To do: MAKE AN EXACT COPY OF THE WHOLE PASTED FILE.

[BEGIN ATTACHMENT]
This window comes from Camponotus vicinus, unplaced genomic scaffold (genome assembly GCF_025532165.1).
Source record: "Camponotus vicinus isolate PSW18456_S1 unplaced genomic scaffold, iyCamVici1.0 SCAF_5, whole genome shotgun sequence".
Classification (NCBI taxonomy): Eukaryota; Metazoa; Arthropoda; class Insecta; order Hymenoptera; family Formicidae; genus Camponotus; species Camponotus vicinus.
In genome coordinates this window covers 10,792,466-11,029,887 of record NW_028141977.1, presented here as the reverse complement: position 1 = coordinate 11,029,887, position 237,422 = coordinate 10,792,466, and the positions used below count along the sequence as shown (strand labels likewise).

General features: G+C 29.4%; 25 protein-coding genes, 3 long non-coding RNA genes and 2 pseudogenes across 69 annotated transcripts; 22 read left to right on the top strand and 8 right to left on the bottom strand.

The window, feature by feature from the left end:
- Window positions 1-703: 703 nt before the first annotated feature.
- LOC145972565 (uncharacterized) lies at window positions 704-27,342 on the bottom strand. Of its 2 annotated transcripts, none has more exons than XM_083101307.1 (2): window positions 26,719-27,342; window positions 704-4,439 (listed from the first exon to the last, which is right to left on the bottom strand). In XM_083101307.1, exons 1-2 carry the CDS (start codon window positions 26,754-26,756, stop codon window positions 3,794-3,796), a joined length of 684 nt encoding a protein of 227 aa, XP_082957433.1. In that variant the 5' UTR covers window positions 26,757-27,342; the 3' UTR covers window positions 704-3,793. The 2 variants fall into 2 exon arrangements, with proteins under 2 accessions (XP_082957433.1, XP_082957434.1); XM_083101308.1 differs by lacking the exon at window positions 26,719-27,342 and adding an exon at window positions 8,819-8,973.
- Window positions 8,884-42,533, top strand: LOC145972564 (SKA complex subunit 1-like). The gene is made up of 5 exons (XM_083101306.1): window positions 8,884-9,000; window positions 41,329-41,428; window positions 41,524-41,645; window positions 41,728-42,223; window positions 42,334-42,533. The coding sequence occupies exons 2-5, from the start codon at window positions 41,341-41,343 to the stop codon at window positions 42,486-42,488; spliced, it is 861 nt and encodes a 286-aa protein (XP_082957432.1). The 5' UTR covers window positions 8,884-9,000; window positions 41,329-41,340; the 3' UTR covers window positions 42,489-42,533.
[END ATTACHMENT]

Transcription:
This window comes from Camponotus vicinus, unplaced genomic scaffold (genome assembly GCF_025532165.1).
Source record: "Camponotus vicinus isolate PSW18456_S1 unplaced genomic scaffold, iyCamVici1.0 SCAF_5, whole genome shotgun sequence".
Classification (NCBI taxonomy): Eukaryota; Metazoa; Arthropoda; class Insecta; order Hymenoptera; family Formicidae; genus Camponotus; species Camponotus vicinus.
In genome coordinates this window covers 10,792,466-11,029,887 of record NW_028141977.1, presented here as the reverse complement: position 1 = coordinate 11,029,887, position 237,422 = coordinate 10,792,466, and the positions used below count along the sequence as shown (strand labels likewise).

General features: G+C 29.4%; 25 protein-coding genes, 3 long non-coding RNA genes and 2 pseudogenes across 69 annotated transcripts; 22 read left to right on the top strand and 8 right to left on the bottom strand.

The window, feature by feature from the left end:
- Window positions 1-703: 703 nt before the first annotated feature.
- LOC145972565 (uncharacterized) lies at window positions 704-27,342 on the bottom strand. Of its 2 annotated transcripts, none has more exons than XM_083101307.1 (2): window positions 26,719-27,342; window positions 704-4,439 (listed from the first exon to the last, which is right to left on the bottom strand). In XM_083101307.1, exons 1-2 carry the CDS (start codon window positions 26,754-26,756, stop codon window positions 3,794-3,796), a joined length of 684 nt encoding a protein of 227 aa, XP_082957433.1. In that variant the 5' UTR covers window positions 26,757-27,342; the 3' UTR covers window positions 704-3,793. The 2 variants fall into 2 exon arrangements, with proteins under 2 accessions (XP_082957433.1, XP_082957434.1); XM_083101308.1 differs by lacking the exon at window positions 26,719-27,342 and adding an exon at window positions 8,819-8,973.
- Window positions 8,884-42,533, top strand: LOC145972564 (SKA complex subunit 1-like). The gene is made up of 5 exons (XM_083101306.1): window positions 8,884-9,000; window positions 41,329-41,428; window positions 41,524-41,645; window positions 41,728-42,223; window positions 42,334-42,533. The coding sequence occupies exons 2-5, from the start codon at window positions 41,341-41,343 to the stop codon at window positions 42,486-42,488; spliced, it is 861 nt and encodes a 286-aa protein (XP_082957432.1). The 5' UTR covers window positions 8,884-9,000; window positions 41,329-41,340; the 3' UTR covers window positions 42,489-42,533.